Contrary to popular belief, there is no such thing as a "legal separation" in Pennsylvania. One either is or is not separated from one's spouse. So, how do you know if you are "separated" within the meaning of Pennsylvania's Divorce Code?
Actual Physical Separation.
The most obvious is, of course, actual physical separation; i.e., one party removes him- or herself from the marital residence with the intent of being separated within the context of divorce. This does not mean that divorce papers had to have been filed, or even that a divorce ultimately happens; rather, it is the express intent of one, or both, of the parties at the time that one of them leaves the marital residence.
Separation While Still Living Together.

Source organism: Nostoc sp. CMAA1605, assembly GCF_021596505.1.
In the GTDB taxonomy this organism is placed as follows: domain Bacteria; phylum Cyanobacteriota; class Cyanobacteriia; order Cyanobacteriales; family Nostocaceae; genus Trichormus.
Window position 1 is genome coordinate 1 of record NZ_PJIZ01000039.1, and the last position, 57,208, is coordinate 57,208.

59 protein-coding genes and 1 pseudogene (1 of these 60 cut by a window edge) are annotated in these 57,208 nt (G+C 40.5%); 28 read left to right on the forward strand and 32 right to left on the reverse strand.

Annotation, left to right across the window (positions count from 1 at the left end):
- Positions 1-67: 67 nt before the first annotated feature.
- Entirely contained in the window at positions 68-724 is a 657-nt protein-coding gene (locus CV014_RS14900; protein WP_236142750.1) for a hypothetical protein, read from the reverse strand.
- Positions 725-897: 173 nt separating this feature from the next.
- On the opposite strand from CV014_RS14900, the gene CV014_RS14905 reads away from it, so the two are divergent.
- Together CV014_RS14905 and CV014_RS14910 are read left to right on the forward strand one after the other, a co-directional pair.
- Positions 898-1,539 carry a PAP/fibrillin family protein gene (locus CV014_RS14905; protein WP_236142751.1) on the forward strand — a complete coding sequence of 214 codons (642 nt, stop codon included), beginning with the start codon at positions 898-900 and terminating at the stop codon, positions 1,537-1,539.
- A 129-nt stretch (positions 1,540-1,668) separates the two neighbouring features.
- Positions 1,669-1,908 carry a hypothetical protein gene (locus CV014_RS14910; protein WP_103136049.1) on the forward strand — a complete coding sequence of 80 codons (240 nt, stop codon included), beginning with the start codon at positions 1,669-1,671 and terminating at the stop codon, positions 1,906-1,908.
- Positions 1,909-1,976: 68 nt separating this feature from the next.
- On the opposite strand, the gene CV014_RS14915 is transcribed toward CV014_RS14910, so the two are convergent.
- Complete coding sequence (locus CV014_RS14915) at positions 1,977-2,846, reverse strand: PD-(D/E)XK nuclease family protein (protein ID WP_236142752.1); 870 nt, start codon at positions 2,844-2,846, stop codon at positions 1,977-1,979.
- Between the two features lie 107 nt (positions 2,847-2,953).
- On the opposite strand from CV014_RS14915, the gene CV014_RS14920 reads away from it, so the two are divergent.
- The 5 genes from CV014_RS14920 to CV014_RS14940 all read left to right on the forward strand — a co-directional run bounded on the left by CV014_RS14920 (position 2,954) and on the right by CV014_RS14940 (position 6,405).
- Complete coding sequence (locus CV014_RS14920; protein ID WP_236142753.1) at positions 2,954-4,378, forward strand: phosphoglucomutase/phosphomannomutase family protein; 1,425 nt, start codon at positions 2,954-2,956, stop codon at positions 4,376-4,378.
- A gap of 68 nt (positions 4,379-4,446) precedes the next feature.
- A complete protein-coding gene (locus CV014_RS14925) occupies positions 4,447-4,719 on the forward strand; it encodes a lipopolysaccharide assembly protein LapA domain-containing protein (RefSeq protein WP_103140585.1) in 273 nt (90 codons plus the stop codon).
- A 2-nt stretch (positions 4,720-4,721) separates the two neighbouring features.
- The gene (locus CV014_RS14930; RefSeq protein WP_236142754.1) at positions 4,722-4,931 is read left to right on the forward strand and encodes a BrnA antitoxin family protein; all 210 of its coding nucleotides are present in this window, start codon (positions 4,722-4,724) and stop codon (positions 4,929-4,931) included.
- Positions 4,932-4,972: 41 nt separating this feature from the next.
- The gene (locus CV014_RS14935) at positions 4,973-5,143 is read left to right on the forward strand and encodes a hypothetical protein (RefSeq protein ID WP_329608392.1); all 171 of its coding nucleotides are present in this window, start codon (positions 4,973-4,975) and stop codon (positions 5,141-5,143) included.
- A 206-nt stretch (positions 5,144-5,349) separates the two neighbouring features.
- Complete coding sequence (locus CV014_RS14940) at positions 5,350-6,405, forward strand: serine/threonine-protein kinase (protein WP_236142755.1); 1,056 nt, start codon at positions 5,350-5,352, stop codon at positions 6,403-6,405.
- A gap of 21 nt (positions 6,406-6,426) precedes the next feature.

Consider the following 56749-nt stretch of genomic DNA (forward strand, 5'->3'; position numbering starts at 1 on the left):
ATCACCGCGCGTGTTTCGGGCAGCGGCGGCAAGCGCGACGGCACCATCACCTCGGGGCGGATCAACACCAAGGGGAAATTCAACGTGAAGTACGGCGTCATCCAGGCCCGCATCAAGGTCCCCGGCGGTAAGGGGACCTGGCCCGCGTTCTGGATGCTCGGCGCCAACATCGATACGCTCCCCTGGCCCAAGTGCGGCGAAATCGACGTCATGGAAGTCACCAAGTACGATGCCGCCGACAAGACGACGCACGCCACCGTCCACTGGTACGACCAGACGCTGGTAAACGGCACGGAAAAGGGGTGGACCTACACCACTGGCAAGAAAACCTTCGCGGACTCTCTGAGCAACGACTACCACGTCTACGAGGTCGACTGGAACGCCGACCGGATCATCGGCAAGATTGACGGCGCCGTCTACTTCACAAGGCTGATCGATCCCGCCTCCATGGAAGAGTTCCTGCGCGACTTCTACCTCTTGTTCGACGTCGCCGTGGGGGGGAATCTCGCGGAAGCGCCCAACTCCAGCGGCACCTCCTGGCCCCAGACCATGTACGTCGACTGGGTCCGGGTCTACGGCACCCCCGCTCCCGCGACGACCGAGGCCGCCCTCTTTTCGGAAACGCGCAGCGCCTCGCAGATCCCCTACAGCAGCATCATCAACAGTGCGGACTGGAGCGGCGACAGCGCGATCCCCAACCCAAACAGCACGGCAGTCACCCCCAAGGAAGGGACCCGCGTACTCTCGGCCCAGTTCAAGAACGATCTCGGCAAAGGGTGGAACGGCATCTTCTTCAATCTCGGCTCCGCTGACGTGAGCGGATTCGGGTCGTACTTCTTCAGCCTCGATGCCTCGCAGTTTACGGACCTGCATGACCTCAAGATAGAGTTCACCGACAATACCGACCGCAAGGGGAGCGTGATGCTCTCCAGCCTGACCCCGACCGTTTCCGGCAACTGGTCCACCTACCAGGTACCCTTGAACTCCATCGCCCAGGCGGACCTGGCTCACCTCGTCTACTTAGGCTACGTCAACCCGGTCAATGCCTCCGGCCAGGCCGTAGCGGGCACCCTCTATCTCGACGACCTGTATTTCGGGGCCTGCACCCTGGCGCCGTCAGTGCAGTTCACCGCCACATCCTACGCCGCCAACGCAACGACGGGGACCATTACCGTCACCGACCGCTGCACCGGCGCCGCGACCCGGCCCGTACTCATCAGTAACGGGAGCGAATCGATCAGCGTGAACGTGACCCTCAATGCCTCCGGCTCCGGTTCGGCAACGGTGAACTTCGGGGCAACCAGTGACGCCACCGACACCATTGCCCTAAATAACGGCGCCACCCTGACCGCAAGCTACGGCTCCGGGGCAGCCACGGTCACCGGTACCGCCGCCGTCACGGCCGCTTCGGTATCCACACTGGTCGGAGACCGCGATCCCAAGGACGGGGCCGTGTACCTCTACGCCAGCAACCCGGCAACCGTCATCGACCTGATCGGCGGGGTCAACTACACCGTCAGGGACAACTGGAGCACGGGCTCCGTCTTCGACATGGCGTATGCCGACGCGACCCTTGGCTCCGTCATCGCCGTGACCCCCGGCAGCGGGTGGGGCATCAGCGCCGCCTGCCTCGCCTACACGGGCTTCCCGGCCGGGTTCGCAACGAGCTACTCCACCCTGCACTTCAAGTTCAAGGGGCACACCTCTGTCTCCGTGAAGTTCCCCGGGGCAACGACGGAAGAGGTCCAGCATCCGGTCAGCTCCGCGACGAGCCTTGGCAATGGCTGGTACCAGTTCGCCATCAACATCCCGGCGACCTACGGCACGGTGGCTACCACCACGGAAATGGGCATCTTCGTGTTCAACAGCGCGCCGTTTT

Pennsylvania courts recognize that parties can be separated, even though both are still living in the marital residence. There are several reasons for this, but among the most common are that (i) neither party can afford to maintain separate living quarters; (ii) neither party is willing to move from the marital residence, whether or not he or she can afford to do so; or (iii) the marital residence is owned by both parties and each has a right to live there.It is readily obvious that, under these circumstances, determining a date of separation may be difficult absent some agreement between the parties as to a date certain. Until a couple of years ago, the standard for determining date of separation (albeit imperfect, at best) was when it was clearly communicated to the other spouse. More recently, however, the Divorce Code was revised to state that, in the event that the parties do not agree, the date of separation is presumptively not later than the date that the Complaint in Divorce was served upon the defendant in the divorce action.